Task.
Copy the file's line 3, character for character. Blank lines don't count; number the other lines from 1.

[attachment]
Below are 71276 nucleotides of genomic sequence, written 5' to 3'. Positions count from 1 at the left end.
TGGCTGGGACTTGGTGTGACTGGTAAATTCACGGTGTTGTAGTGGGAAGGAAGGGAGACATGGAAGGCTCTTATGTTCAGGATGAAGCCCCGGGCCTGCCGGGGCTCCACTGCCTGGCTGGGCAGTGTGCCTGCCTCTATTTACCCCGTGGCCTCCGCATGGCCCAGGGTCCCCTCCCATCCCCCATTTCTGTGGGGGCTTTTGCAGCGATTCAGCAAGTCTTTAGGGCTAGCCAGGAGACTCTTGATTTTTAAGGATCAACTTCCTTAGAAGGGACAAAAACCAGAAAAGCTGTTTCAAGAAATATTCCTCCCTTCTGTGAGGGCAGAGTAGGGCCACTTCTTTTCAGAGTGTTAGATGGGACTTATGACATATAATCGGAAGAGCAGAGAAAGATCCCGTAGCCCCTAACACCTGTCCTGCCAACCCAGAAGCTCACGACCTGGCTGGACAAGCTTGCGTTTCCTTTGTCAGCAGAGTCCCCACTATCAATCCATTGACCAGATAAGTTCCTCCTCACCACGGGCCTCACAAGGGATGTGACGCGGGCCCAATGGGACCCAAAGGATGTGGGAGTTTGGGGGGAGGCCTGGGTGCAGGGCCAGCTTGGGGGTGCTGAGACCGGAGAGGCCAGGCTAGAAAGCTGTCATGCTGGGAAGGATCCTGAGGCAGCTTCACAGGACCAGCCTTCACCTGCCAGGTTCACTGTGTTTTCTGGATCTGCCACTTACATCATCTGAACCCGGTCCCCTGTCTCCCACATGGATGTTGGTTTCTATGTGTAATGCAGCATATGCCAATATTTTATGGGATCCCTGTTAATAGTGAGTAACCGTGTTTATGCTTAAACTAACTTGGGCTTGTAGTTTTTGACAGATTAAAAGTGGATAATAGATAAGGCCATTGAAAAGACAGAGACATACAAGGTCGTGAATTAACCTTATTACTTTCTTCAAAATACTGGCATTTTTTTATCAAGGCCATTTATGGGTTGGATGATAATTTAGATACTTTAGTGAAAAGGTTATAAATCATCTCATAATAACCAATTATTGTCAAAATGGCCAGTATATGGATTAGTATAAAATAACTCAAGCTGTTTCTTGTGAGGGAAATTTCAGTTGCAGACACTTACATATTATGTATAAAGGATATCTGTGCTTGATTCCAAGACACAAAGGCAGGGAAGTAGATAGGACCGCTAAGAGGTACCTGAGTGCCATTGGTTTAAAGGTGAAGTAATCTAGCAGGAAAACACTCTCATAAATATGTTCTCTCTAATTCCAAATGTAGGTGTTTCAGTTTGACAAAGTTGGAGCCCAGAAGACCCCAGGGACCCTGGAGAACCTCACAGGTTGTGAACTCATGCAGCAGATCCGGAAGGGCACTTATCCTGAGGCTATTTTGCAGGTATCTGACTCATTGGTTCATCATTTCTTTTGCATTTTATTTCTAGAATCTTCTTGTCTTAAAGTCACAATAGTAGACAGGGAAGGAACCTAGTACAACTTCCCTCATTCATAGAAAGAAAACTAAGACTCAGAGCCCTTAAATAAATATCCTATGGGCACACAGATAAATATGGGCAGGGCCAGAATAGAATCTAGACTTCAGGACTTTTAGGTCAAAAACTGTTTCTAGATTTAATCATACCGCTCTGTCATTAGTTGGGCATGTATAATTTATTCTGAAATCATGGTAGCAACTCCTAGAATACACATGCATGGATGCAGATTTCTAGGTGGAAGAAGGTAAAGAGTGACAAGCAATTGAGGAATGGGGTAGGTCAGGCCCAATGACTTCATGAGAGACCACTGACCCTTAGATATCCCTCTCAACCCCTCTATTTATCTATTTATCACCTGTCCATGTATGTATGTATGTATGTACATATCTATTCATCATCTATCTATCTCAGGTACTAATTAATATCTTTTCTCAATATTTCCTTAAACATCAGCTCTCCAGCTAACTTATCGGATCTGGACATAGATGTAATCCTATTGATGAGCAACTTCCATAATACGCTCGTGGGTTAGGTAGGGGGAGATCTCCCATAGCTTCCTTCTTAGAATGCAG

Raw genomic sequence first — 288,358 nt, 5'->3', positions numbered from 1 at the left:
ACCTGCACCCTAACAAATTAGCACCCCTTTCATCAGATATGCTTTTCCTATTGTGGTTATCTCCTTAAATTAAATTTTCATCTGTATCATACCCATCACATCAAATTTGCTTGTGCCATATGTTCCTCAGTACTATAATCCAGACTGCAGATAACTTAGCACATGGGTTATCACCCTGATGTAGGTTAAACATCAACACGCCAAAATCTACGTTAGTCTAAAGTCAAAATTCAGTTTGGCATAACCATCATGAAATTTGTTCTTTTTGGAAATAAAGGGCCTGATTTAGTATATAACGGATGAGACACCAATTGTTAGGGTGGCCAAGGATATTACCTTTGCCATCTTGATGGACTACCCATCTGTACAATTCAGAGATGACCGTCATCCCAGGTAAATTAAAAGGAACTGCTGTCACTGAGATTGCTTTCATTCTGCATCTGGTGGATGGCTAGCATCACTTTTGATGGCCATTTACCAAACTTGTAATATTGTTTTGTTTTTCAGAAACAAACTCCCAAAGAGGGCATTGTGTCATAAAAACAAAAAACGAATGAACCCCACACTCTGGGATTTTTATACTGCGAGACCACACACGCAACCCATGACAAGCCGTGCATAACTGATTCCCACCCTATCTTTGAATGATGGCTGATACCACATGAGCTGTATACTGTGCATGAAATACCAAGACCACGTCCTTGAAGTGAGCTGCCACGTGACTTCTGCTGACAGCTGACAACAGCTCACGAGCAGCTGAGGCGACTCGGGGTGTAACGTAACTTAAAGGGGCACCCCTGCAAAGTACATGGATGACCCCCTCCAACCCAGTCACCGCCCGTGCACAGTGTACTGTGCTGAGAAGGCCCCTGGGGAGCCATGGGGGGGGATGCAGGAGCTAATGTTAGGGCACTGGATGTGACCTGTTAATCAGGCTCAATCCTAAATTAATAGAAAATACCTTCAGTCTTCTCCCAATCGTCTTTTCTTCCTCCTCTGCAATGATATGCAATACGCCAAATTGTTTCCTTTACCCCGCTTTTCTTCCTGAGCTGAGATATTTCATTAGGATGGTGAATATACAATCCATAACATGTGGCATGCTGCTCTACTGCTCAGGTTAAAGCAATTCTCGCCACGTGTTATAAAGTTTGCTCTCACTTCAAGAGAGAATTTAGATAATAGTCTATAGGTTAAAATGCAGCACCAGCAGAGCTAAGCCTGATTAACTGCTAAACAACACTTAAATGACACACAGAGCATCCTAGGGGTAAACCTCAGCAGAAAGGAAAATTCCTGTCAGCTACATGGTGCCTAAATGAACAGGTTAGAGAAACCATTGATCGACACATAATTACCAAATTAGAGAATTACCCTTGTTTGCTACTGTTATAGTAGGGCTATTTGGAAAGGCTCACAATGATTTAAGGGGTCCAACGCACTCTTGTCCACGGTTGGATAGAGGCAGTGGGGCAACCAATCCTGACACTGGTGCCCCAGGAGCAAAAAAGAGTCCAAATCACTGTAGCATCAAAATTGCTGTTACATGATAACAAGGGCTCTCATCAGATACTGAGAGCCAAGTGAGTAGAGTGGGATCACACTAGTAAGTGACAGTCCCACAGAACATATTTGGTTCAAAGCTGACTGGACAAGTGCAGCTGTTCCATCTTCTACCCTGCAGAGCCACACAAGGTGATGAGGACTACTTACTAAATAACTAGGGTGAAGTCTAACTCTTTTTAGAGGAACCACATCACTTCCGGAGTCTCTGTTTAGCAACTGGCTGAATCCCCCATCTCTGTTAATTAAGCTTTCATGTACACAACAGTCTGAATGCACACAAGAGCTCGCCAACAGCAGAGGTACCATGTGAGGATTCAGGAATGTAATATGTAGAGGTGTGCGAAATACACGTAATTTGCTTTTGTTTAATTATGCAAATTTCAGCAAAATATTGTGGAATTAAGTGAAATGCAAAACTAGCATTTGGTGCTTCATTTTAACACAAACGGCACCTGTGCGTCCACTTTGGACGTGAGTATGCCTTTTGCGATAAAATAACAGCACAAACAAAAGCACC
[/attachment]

Raw genomic sequence first — 288,358 nt, 5'->3', positions numbered from 1 at the left: